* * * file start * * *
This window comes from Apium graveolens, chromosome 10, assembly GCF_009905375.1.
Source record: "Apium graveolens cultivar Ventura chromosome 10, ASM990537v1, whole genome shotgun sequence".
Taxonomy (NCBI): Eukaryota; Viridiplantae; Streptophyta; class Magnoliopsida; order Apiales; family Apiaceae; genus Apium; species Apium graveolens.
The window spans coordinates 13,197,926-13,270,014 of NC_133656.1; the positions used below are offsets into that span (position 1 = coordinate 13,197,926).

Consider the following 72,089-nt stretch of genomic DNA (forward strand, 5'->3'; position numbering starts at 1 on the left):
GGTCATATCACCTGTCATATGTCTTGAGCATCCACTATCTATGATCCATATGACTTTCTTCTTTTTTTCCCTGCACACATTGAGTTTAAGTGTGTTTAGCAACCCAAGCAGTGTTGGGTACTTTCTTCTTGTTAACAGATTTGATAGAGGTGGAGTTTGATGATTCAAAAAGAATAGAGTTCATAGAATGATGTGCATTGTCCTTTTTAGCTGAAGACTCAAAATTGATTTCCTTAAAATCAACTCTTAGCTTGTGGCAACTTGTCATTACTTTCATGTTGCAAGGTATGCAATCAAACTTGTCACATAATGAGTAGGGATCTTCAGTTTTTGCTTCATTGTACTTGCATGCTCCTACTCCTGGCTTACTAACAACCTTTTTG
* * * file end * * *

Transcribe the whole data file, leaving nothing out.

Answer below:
This window comes from Apium graveolens, chromosome 10, assembly GCF_009905375.1.
Source record: "Apium graveolens cultivar Ventura chromosome 10, ASM990537v1, whole genome shotgun sequence".
Taxonomy (NCBI): Eukaryota; Viridiplantae; Streptophyta; class Magnoliopsida; order Apiales; family Apiaceae; genus Apium; species Apium graveolens.
The window spans coordinates 13,197,926-13,270,014 of NC_133656.1; the positions used below are offsets into that span (position 1 = coordinate 13,197,926).

Consider the following 72,089-nt stretch of genomic DNA (forward strand, 5'->3'; position numbering starts at 1 on the left):
GGTCATATCACCTGTCATATGTCTTGAGCATCCACTATCTATGATCCATATGACTTTCTTCTTTTTTTCCCTGCACACATTGAGTTTAAGTGTGTTTAGCAACCCAAGCAGTGTTGGGTACTTTCTTCTTGTTAACAGATTTGATAGAGGTGGAGTTTGATGATTCAAAAAGAATAGAGTTCATAGAATGATGTGCATTGTCCTTTTTAGCTGAAGACTCAAAATTGATTTCCTTAAAATCAACTCTTAGCTTGTGGCAACTTGTCATTACTTTCATGTTGCAAGGTATGCAATCAAACTTGTCACATAATGAGTAGGGATCTTCAGTTTTTGCTTCATTGTACTTGCATGCTCCTACTCCTGGCTTACTAACAACCTTTTTG